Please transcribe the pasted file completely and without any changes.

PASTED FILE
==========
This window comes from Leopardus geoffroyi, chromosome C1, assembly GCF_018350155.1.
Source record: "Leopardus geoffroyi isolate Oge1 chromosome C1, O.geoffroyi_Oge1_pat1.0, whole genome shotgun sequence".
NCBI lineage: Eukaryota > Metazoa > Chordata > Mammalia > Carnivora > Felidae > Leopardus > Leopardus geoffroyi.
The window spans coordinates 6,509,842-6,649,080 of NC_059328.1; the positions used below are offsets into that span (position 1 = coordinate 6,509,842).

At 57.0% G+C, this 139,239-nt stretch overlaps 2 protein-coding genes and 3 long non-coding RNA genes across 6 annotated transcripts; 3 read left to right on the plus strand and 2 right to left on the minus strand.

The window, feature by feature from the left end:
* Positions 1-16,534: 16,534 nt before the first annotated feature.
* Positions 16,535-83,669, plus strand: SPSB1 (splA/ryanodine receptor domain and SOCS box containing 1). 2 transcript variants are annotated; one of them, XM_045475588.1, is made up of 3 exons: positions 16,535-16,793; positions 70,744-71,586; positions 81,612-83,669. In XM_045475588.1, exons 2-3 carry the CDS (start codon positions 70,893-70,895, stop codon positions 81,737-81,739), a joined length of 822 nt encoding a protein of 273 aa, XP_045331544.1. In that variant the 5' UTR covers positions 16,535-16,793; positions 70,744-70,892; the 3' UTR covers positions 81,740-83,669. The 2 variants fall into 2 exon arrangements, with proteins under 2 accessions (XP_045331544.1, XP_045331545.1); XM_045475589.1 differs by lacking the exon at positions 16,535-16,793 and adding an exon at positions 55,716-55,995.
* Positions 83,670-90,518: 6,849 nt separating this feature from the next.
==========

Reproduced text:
This window comes from Leopardus geoffroyi, chromosome C1, assembly GCF_018350155.1.
Source record: "Leopardus geoffroyi isolate Oge1 chromosome C1, O.geoffroyi_Oge1_pat1.0, whole genome shotgun sequence".
NCBI lineage: Eukaryota > Metazoa > Chordata > Mammalia > Carnivora > Felidae > Leopardus > Leopardus geoffroyi.
The window spans coordinates 6,509,842-6,649,080 of NC_059328.1; the positions used below are offsets into that span (position 1 = coordinate 6,509,842).

At 57.0% G+C, this 139,239-nt stretch overlaps 2 protein-coding genes and 3 long non-coding RNA genes across 6 annotated transcripts; 3 read left to right on the plus strand and 2 right to left on the minus strand.

The window, feature by feature from the left end:
* Positions 1-16,534: 16,534 nt before the first annotated feature.
* Positions 16,535-83,669, plus strand: SPSB1 (splA/ryanodine receptor domain and SOCS box containing 1). 2 transcript variants are annotated; one of them, XM_045475588.1, is made up of 3 exons: positions 16,535-16,793; positions 70,744-71,586; positions 81,612-83,669. In XM_045475588.1, exons 2-3 carry the CDS (start codon positions 70,893-70,895, stop codon positions 81,737-81,739), a joined length of 822 nt encoding a protein of 273 aa, XP_045331544.1. In that variant the 5' UTR covers positions 16,535-16,793; positions 70,744-70,892; the 3' UTR covers positions 81,740-83,669. The 2 variants fall into 2 exon arrangements, with proteins under 2 accessions (XP_045331544.1, XP_045331545.1); XM_045475589.1 differs by lacking the exon at positions 16,535-16,793 and adding an exon at positions 55,716-55,995.
* Positions 83,670-90,518: 6,849 nt separating this feature from the next.